On my lunch break, I picked up a battery for my car. Teddy and I came back home with 8.5 miles on the trip odometer. I decided to zip around the neighborhood and bump the trip past 10 miles. The roads in the neighborhood were more bumpier than I had thought. I think Teddy had just as much fun as me, sticking his head out the window.

We made it home with a new record of 10.2 miles for the trip, and the lowest battery voltage recorded at 47.1 volts. The car was still driving just fine without showing signs of slowing down.

I later installed the new car battery into my other car and was able to move it to the driveway. As for the SUV, I contacted a local dealership, inquiring about repairs. I’ve had two people give it a temporary fix, and I need something more permanent.

Throttle Installation

I finished installing the new throttle tonight. Most of the delays were associated with trying to figure out how to put the throttle in the car, fabricating parts, and waiting for parts to arrive.

Curtis PB-8 Throttle Potbox installed in-line with Sebring-Vanguard CitiCar step controller

Tonight I assembled an aluminium bar with a clevis pin and a cotter pin. I used spacers to elevate it. I divided one of the spacers in half so that I could fit them both in between the aluminum rod and the throttles arm. Bolting the throttle to the floor was a bit difficult due to the awkward position of trying to drill while the hood (or lack there of) was in the way.

In Other News

I’ve decided to go ahead and get the Lester Summit Series II charger. I was set on it before it was recommended that I get the Schauer charger I have now. The Lester charger has a few things over the Schauer charger:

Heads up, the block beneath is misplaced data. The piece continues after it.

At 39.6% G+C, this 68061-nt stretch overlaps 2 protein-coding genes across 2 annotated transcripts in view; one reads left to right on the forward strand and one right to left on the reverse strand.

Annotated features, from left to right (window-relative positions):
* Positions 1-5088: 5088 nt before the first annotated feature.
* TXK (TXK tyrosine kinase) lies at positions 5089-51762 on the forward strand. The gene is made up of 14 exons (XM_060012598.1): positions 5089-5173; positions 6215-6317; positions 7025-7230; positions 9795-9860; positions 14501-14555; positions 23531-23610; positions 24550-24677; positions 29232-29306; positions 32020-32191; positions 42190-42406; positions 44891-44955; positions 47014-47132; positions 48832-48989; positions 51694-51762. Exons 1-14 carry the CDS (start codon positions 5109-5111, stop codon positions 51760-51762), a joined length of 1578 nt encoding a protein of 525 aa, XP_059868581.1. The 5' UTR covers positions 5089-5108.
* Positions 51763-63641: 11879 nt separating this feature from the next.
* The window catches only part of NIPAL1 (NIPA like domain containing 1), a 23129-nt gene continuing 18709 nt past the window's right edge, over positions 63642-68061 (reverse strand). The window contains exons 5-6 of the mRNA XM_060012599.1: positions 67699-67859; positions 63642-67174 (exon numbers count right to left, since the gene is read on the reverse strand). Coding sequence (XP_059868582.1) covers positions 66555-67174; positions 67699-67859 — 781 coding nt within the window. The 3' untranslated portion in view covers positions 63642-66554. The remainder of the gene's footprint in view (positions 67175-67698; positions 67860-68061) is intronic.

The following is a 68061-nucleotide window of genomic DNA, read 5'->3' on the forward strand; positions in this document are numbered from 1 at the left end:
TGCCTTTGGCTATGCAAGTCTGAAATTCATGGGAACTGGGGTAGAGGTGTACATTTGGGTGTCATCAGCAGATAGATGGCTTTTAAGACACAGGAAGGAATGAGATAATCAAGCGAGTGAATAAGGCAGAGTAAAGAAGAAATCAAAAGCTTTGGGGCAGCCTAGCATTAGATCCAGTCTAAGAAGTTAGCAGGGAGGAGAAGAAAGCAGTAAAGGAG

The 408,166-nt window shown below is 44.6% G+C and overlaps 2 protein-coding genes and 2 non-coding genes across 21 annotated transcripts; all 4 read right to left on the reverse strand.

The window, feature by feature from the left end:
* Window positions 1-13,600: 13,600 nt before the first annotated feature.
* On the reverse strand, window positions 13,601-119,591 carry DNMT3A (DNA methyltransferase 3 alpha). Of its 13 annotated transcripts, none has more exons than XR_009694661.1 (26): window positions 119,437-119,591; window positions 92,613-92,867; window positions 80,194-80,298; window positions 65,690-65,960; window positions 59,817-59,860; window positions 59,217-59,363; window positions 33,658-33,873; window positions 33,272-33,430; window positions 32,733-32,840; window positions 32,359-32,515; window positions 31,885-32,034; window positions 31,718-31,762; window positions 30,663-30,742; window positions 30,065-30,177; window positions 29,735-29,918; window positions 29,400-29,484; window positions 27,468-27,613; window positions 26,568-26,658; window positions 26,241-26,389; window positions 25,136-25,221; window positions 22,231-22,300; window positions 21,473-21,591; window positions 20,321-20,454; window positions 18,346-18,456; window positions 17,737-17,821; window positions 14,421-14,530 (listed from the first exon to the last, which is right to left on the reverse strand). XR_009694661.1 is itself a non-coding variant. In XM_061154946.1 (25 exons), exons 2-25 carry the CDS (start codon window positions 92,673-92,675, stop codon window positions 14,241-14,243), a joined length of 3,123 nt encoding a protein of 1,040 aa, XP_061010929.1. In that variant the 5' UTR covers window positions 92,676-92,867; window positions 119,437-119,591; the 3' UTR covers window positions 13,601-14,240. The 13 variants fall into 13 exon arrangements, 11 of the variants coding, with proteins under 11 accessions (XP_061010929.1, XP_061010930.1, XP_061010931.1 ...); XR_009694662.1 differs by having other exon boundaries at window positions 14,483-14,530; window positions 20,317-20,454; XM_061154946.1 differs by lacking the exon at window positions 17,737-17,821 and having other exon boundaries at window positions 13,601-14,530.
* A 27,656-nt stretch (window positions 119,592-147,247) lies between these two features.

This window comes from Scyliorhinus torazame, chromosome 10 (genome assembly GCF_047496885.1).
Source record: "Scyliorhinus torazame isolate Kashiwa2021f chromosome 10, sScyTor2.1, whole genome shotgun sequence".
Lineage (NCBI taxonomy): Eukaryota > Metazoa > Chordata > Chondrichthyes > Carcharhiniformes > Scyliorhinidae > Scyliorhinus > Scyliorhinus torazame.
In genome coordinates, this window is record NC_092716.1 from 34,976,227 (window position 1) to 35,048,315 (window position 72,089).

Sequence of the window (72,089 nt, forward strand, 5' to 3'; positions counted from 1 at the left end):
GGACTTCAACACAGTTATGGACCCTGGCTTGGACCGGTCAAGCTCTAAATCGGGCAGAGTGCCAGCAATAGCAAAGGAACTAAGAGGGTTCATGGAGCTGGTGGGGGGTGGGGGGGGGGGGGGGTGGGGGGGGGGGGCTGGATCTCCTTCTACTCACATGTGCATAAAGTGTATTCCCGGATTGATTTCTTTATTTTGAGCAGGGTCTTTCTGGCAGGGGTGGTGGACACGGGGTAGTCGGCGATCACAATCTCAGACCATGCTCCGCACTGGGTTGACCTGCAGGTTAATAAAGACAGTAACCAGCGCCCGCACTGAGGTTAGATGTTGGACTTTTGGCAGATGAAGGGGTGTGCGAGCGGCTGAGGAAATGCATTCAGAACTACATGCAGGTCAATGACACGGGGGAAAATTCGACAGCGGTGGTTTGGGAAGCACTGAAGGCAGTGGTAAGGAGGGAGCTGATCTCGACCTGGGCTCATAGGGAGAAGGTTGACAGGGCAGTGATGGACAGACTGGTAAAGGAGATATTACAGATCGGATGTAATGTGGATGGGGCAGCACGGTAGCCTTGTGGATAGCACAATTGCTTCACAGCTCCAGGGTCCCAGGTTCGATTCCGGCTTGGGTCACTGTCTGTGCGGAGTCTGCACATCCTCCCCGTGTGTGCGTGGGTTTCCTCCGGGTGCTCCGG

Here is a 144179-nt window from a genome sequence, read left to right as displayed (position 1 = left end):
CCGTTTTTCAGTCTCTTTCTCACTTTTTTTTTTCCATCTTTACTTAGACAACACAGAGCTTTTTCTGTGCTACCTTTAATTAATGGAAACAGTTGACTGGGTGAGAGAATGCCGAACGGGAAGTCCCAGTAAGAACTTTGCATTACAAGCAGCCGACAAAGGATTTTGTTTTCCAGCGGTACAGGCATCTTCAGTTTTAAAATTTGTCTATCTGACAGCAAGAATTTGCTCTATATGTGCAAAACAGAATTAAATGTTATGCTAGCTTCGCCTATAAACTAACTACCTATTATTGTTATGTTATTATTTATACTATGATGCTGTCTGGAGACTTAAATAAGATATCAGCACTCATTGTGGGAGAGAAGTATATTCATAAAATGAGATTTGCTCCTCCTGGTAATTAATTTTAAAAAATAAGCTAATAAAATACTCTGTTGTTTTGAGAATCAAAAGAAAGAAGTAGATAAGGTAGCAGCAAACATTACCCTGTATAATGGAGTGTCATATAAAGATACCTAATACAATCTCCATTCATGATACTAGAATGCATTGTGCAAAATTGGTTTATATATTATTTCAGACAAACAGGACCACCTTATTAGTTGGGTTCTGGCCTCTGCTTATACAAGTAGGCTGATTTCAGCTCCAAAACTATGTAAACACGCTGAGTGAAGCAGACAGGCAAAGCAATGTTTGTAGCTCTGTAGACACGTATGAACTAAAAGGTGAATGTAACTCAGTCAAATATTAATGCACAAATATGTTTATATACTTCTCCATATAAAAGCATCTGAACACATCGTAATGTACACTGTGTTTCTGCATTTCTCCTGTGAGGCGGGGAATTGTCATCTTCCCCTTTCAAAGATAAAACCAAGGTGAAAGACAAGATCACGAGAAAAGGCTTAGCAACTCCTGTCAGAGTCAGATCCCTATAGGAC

• QD Lockout
  • Ability to change battery profiles
  • Bluetooth
  • Waterproof
  • Dropproof

I’ll be able to use it with the four 12 volt sealed lead acid batteries as 48 volts. I believe I can also use it with the lithium batteries as well. The BMS modules are setup to be compatible with other chargers as well.

CitiCar Throttle Upgrade

Final Destination

A few things are moving forward with the car. I’ve been taking little trips to parks around town fairly often.

Traffic Light Sensor

On my way to Chimney Field park, I was stranded at the light. The light cycled through its traffic pattern eleven times before it turned green for me during fairly busy traffic. I’m under the impression that the CitiCars aluminum frame isn’t able to trip traffic light induction sensors in the pavement. Someone mentioned in the C-Car forums that motorcyclists with this problem will get strong earth magnets to attach to the bottom of the frame.

Pot Box

I took a look at what I had to work with to find an appropriate spot to place the pot box. I prefer to keep the existing throttle switch so that I can swap between and original 3 speed and new gradual controlled driving styles.

Looking around, I found it difficult to find a spot to bolt the pot box. The floor is made of plastic, and even if I removed the original speed switch, I’m uncertain where I could bolt the pot box. I have an idea of using a bicycle cable for brakes/gear shifting so that I can put the pot box anywhere, but the cable itself still needs a place to secure it.

Charge Controller

I unbolted the charge controller, disconnected all the wires, and removed it from the car. The thing is heavy, weighing in at 26.8 pounds. Inside is a giant winding of copper and a little circuit board with an interlock switch to prevent the motor from operating when charging.

Original On-Board charge controller

On the back, I saw the previous owners name, company, address and a note: